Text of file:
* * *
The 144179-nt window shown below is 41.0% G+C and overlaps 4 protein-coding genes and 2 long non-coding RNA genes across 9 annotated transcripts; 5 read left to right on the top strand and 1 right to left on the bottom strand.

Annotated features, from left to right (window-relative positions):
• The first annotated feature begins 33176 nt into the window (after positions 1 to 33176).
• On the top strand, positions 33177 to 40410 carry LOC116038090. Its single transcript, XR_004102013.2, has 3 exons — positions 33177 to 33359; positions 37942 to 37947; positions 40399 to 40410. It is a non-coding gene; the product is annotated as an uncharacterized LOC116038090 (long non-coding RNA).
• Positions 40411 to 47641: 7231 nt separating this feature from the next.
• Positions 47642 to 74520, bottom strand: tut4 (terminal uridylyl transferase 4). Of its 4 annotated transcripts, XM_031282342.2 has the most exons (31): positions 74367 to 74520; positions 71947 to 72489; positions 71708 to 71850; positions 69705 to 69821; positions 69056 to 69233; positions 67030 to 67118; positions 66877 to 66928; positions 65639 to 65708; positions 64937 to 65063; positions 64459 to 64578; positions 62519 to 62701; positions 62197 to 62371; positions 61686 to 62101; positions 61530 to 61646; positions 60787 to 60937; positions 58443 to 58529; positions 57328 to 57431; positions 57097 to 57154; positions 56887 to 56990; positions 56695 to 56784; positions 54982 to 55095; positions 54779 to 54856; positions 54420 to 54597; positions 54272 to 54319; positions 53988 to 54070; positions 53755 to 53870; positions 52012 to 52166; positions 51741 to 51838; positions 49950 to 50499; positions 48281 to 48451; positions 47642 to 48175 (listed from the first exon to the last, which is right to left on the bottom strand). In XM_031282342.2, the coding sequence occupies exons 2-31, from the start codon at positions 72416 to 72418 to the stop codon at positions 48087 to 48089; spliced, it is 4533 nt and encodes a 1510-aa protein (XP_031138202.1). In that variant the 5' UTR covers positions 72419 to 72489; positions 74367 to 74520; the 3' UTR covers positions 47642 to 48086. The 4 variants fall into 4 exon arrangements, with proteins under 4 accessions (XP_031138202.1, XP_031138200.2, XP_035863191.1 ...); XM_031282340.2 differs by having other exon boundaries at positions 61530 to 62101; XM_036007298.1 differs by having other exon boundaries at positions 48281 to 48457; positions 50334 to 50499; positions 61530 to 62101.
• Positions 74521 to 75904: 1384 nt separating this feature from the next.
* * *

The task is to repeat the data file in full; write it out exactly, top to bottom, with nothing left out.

The 144179-nt window shown below is 41.0% G+C and overlaps 4 protein-coding genes and 2 long non-coding RNA genes across 9 annotated transcripts; 5 read left to right on the top strand and 1 right to left on the bottom strand.

Annotated features, from left to right (window-relative positions):
• The first annotated feature begins 33176 nt into the window (after positions 1 to 33176).
• On the top strand, positions 33177 to 40410 carry LOC116038090. Its single transcript, XR_004102013.2, has 3 exons — positions 33177 to 33359; positions 37942 to 37947; positions 40399 to 40410. It is a non-coding gene; the product is annotated as an uncharacterized LOC116038090 (long non-coding RNA).
• Positions 40411 to 47641: 7231 nt separating this feature from the next.
• Positions 47642 to 74520, bottom strand: tut4 (terminal uridylyl transferase 4). Of its 4 annotated transcripts, XM_031282342.2 has the most exons (31): positions 74367 to 74520; positions 71947 to 72489; positions 71708 to 71850; positions 69705 to 69821; positions 69056 to 69233; positions 67030 to 67118; positions 66877 to 66928; positions 65639 to 65708; positions 64937 to 65063; positions 64459 to 64578; positions 62519 to 62701; positions 62197 to 62371; positions 61686 to 62101; positions 61530 to 61646; positions 60787 to 60937; positions 58443 to 58529; positions 57328 to 57431; positions 57097 to 57154; positions 56887 to 56990; positions 56695 to 56784; positions 54982 to 55095; positions 54779 to 54856; positions 54420 to 54597; positions 54272 to 54319; positions 53988 to 54070; positions 53755 to 53870; positions 52012 to 52166; positions 51741 to 51838; positions 49950 to 50499; positions 48281 to 48451; positions 47642 to 48175 (listed from the first exon to the last, which is right to left on the bottom strand). In XM_031282342.2, the coding sequence occupies exons 2-31, from the start codon at positions 72416 to 72418 to the stop codon at positions 48087 to 48089; spliced, it is 4533 nt and encodes a 1510-aa protein (XP_031138202.1). In that variant the 5' UTR covers positions 72419 to 72489; positions 74367 to 74520; the 3' UTR covers positions 47642 to 48086. The 4 variants fall into 4 exon arrangements, with proteins under 4 accessions (XP_031138202.1, XP_031138200.2, XP_035863191.1 ...); XM_031282340.2 differs by having other exon boundaries at positions 61530 to 62101; XM_036007298.1 differs by having other exon boundaries at positions 48281 to 48457; positions 50334 to 50499; positions 61530 to 62101.
• Positions 74521 to 75904: 1384 nt separating this feature from the next.